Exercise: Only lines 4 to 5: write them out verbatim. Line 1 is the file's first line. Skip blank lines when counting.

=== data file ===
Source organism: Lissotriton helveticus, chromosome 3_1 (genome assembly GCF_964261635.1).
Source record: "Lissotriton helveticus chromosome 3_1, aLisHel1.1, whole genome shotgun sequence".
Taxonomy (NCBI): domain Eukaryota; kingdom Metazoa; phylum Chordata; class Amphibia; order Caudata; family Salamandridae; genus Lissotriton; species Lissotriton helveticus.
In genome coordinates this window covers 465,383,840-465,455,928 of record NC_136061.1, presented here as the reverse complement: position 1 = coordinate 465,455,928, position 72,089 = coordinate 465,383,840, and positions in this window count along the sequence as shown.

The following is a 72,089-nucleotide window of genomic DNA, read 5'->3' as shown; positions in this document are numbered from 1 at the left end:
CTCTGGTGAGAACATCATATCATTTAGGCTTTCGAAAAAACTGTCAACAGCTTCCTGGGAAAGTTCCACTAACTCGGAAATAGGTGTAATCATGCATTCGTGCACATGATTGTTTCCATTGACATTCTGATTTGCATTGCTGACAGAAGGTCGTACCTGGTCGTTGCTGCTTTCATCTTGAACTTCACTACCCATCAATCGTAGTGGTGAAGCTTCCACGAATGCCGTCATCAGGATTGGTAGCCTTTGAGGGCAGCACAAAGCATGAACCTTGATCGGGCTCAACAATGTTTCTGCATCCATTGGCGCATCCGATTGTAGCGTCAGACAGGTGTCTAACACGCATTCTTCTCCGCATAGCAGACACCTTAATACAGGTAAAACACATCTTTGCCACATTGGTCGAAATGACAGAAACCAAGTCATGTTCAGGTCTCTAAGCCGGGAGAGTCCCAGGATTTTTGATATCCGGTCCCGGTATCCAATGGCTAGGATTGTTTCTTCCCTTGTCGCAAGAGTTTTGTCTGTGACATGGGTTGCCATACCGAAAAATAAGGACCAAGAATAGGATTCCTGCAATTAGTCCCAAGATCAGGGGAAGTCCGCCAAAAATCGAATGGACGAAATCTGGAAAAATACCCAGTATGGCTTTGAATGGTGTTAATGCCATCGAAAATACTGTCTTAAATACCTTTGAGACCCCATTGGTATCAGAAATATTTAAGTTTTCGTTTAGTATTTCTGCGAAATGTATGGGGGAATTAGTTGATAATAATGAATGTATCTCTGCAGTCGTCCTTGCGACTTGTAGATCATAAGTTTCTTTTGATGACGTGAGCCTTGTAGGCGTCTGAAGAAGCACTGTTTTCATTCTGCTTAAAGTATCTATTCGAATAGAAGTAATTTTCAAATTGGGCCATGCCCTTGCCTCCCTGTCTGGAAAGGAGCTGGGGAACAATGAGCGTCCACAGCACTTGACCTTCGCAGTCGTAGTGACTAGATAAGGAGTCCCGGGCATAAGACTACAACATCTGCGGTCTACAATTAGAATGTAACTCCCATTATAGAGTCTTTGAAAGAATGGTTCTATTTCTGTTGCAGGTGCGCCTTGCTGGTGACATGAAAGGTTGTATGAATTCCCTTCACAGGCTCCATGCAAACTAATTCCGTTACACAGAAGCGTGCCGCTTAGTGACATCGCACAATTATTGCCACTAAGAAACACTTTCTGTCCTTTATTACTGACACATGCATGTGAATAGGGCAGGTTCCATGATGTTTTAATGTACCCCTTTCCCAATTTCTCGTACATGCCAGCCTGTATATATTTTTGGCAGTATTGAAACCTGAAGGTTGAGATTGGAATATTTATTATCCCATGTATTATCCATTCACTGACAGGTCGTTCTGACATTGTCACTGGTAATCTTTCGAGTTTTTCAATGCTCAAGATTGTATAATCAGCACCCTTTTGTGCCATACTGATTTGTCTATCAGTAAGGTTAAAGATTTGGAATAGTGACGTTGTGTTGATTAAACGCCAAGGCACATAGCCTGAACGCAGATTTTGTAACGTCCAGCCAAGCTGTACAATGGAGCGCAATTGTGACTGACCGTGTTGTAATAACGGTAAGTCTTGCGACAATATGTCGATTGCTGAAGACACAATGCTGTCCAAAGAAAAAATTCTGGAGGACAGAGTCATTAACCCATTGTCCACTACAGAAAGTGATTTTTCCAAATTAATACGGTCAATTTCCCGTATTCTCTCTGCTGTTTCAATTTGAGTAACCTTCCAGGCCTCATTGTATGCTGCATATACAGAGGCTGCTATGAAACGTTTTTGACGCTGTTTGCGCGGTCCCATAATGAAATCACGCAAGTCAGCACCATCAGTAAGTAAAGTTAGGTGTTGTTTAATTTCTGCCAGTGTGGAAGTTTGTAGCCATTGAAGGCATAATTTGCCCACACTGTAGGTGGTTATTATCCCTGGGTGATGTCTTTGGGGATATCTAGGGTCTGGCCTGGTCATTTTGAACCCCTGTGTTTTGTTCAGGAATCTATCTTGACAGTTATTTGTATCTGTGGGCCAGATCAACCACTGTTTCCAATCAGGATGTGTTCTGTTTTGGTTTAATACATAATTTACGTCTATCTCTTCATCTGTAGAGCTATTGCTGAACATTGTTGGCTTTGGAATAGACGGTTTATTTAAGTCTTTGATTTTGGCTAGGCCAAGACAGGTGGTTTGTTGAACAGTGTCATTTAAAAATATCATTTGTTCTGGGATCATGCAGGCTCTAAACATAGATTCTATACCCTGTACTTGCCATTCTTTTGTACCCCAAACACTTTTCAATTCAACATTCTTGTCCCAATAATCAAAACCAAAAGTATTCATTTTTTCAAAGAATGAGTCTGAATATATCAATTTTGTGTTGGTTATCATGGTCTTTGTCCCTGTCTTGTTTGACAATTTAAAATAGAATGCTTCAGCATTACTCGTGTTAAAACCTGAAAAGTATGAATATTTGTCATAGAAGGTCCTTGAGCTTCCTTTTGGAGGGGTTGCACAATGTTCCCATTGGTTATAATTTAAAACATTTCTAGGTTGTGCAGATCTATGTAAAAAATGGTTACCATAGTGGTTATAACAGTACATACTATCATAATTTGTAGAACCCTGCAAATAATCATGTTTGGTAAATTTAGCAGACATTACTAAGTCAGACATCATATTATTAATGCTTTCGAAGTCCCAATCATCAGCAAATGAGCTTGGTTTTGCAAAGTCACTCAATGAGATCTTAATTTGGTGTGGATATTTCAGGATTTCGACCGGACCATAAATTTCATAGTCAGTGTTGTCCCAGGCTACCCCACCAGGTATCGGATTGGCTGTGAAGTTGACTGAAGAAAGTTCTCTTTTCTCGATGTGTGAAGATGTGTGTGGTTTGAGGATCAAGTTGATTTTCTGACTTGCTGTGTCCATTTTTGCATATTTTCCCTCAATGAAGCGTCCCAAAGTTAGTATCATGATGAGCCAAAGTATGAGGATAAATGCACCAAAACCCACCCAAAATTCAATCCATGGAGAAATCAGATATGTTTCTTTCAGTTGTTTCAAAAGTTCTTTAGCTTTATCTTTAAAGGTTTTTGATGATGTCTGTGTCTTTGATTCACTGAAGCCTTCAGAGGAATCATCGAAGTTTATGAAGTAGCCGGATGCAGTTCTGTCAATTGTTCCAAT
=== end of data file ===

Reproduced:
In genome coordinates this window covers 465,383,840-465,455,928 of record NC_136061.1, presented here as the reverse complement: position 1 = coordinate 465,455,928, position 72,089 = coordinate 465,383,840, and positions in this window count along the sequence as shown.

The following is a 72,089-nucleotide window of genomic DNA, read 5'->3' as shown; positions in this document are numbered from 1 at the left end: